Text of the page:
Worldwide, our lives have been changed in so many ways by this pandemic — even those of us who are simply sheltering at home. The disease and its effects are never far from anyone. My family and I are no different. My mother-in-law was recently admitted for care on the USNS Comfort in New York harbor. Thankfully, she is recovering. But the experience reminds me that COVID-19 will touch every family.

Fortunately, we can all find resilience by supporting each other. I have found great comfort in being close to my family, and I am using this opportunity to do the things I missed with my kids — sitting and reading to them, telling them stories and praying together.

Abraham Leno
Executive Director, ECI

Situation report

Congo and its neighbors

With the notable exception of South Africa, sub-Saharan nations have reported dramatically fewer COVID-19 cases than we expected, given the virulence of the coronavirus in Asia, Europe, and the Americas. In the absence of robust testing, however, we have know way of knowing whether the epidemic is spreading as quickly in Africa as it has elsewhere.

ECI and our partners are continuing to prepare as though the epidemic were taking the same course it has elsewhere in the world. But since we don’t yet have evidence that morbidity or mortality from the disease are increasing, our staff are in a holding pattern before launching a more aggressive response. We are not relaxing our vigilance at all, but we are cautiously hopeful that good news may be on the horizon.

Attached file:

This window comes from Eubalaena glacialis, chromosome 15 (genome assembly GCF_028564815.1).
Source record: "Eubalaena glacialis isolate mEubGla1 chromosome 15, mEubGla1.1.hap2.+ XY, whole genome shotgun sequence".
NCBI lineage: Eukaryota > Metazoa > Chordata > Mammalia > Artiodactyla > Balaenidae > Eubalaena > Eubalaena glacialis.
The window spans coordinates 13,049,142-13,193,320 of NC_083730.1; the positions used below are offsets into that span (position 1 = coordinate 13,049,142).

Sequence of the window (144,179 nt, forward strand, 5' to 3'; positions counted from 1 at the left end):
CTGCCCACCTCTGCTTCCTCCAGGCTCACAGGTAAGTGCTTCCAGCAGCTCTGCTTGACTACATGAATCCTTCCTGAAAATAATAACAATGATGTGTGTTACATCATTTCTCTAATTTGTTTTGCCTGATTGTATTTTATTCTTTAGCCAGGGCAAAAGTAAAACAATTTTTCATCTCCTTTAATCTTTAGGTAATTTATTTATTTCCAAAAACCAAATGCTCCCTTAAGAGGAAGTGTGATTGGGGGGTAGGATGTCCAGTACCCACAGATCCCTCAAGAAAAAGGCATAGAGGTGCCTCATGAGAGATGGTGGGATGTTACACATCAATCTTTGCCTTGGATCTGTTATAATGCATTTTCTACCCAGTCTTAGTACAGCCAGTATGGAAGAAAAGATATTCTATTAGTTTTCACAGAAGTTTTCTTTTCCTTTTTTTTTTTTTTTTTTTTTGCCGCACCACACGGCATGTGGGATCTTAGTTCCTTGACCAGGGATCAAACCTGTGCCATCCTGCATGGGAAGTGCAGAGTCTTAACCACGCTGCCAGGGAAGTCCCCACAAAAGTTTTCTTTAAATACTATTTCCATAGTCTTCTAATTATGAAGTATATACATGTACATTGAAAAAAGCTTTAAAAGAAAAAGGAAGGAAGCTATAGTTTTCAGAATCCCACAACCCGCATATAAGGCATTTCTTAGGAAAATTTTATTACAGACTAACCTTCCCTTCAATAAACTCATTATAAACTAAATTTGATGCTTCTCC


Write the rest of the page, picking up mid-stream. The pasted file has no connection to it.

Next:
If you’d like to know more about the COVID-19 response in North and South Kivu, you are welcome to look at the weekly briefings we have been sending to our friends at the USAID mission in Kinshasa: bit.ly/eci-covid19-briefings.

ECI staff and partners

As always, I am in daily contact with all my staff, and all ECI managers are in daily contact with their coworkers, collaborators and communities. None of our staff members or grantees has been confirmed to have COVID-19.

What’s new

Although the pandemic has changed the work we’re doing, the ECI family is as busy as ever.

Grantmaking

  • Flexibility and support. Because ECI wants to get grant funding into communities as quickly as possible, we had already disbursed 75 percent of our 2020 grant funding before the pandemic arose. Many of our current grantees’ activities are being put on hold during the pandemic. We are working with them to make our support more flexible, connect them with other funding sources, and help them engage communities around public health.